The US market may not be the largest global market anymore (China holds the honor now) but that doesn’t make it less important. It’s still a lucrative market and one that’s hungry for larger cars, particularly SUVs. Which is why Volkswagen created the Atlas, a new seven-passenger SUV.
The designers behind its creation say the two-year process of crafting the boldest vehicle ever sold by the brand in the US was driven by a well-researched look at how Americans live with their vehicles today.
“I think we developed something that takes us apart from the breed,” says Head of Volkswagen Design Klaus Bischoff. “We looked deep into how Americans are living with their midsize SUVs, and we wanted to get the Atlas right.”
While the Atlas grew from the CrossBlue concept first displayed in 2013, it’s much larger and more substantial in appearance than the concept.
“Size does matter, especially for families,” says Bischoff. “The first designs we showed were literally too small, too compact, designed too much out of a European perspective. We had to get used to the vehicle size that’s more appropriate for America. The roads are wider, the cities are bigger, and we grew into that.”
The design managers therefore sought input from American members within the team to find out what compelled buyers to want a midsize SUV and designed a vehicle tailored to their needs. The exterior design is characteristically Volkswagen, though it displays a more robust quality than the brand’s other SUVs along the bodyside. The wheelarch emphasis lends the car a confident, planted look, which is carried over to its strong front and rear end treatment.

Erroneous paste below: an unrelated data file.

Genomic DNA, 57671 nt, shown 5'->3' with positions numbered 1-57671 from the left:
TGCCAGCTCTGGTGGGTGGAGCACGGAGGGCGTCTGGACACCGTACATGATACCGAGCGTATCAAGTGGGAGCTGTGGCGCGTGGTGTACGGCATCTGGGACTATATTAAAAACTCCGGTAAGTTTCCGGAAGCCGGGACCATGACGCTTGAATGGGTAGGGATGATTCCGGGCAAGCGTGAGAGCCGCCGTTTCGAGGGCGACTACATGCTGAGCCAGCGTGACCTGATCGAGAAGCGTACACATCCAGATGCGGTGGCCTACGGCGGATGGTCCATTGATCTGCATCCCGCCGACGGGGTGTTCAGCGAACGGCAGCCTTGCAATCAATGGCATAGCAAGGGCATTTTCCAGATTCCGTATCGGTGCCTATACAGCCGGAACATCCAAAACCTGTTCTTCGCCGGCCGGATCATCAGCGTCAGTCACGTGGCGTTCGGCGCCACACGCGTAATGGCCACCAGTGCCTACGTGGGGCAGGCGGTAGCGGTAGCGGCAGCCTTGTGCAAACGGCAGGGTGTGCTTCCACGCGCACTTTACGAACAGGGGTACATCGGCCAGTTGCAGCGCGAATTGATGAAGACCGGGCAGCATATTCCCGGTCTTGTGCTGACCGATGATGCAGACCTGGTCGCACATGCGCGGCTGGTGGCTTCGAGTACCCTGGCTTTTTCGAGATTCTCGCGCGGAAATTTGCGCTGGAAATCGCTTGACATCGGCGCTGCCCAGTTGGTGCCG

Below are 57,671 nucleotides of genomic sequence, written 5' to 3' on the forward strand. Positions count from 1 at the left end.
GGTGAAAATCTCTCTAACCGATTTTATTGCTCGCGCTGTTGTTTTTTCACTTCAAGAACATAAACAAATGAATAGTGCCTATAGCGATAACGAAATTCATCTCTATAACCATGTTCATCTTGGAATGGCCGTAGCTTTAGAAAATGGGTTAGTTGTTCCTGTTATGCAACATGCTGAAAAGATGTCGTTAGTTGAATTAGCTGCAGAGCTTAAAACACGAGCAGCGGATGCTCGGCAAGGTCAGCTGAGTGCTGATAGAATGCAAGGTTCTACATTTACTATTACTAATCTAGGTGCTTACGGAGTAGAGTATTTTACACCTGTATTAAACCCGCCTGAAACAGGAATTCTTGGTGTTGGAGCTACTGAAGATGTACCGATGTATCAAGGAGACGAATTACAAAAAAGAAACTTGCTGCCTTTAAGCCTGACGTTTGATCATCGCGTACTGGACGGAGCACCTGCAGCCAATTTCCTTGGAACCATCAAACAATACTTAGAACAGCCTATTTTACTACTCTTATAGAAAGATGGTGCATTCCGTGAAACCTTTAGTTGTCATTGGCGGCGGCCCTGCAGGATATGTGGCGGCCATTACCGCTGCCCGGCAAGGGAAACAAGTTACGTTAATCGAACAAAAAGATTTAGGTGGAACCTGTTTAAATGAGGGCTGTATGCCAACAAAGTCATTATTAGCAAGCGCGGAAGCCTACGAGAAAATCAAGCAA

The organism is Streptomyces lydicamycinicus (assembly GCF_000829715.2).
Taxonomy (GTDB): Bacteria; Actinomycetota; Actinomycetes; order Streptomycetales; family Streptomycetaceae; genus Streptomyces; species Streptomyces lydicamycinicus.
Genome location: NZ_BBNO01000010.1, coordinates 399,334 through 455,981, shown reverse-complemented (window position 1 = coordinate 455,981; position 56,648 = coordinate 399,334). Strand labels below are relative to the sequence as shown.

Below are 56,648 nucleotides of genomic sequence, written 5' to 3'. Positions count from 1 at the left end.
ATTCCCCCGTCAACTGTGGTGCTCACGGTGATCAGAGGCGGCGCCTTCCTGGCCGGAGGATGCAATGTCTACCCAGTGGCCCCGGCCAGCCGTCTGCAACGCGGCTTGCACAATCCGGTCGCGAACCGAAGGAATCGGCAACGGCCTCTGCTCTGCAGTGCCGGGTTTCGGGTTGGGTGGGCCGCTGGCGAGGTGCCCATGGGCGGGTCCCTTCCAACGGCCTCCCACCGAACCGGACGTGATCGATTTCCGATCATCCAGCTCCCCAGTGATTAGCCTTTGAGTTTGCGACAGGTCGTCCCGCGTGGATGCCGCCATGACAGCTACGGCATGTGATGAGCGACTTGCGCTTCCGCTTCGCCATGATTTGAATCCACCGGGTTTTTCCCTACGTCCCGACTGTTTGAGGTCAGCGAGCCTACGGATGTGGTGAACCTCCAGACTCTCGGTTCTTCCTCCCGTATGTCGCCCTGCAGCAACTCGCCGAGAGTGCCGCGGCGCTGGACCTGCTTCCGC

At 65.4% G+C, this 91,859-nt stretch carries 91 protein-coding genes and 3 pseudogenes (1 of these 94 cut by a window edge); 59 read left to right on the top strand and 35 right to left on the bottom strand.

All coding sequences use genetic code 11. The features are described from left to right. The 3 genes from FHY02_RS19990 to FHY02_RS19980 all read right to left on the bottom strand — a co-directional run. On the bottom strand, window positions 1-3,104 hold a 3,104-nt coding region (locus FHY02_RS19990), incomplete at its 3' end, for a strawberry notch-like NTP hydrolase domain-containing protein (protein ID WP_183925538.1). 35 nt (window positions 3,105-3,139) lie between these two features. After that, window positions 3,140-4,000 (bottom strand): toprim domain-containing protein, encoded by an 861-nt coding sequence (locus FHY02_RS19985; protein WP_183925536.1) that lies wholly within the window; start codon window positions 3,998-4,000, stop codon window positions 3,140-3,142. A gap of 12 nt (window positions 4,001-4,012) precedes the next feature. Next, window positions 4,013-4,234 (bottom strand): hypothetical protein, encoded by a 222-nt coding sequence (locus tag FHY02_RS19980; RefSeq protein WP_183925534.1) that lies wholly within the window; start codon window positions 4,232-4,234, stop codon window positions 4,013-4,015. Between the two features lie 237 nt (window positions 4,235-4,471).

As interior designer Tomasz Bachorski says, the Volkswagen design philosophy of ‘simplicity and precision’ drove the team at every stage of the design, from the grille and standard LED headlights to the stitching in the seats. As one example, the designers integrated the LED DRLs into the grille with a generous amount of chrome and detail for a robust look.
“The facial expression of a car defines its character. We wanted to give the car a wide appearance, and an earnest look,” says Bischoff. “It should look substantial, without looking too aggressive.”
Exterior designer Oliver Stefani says the character lines that flow from the nose to the tail of the Atlas were drawn to highlight the precision of the car’s bodywork without creating an overly complicated surface, to prevent the design from aging too quickly.
“We have a few lines on the car, but every line has a purpose; there’s always the idea to guide the eye around the car,” says Stefani. “The car has to grow into time; it should not go out of fashion in two or three years. Whenever you look at a Volkswagen from the past, it’s still modern on the road.”
Bachorski adds that the same ethos mandated the interior design choices, from the clean switchgear to flowing, high-quality surfaces on the instrument panel. That perspective didn’t just apply to the hardware of the vehicle, but also the software interfaces, such as the available Volkswagen ‘digital cockpit’.
“Everything’s well balanced with no complicated corners and no clutter,” says Bachorski. “This was really important to us to make this really simple because our lives outside the car are complicated enough.”
The functionality of the seven-seat layout was paramount in the Atlas’ development, with third row seats that retain the same comfort levels as the second row seat, and an easy-access system to the third row that is usable even if car seats are installed in the second row.
Color and trim designer Johanna Hoch notes that the Atlas draws some of its inspiration from high-end furniture, to create a welcoming atmosphere that still meets the demands of a modern family.
“We are giving a soul to the car through the materials and the colors,” she says. “The first language is touch, and it’s very important to make small details, like paint or frames, very high quality.”
The Volkswagen Atlas is expected to hit US dealer showrooms in the latter half of next year and the company hasn’t ruled out bringing the car to other worldwide markets in the future. It might be a good contender for European customers looking for something larger than the Tiguan.
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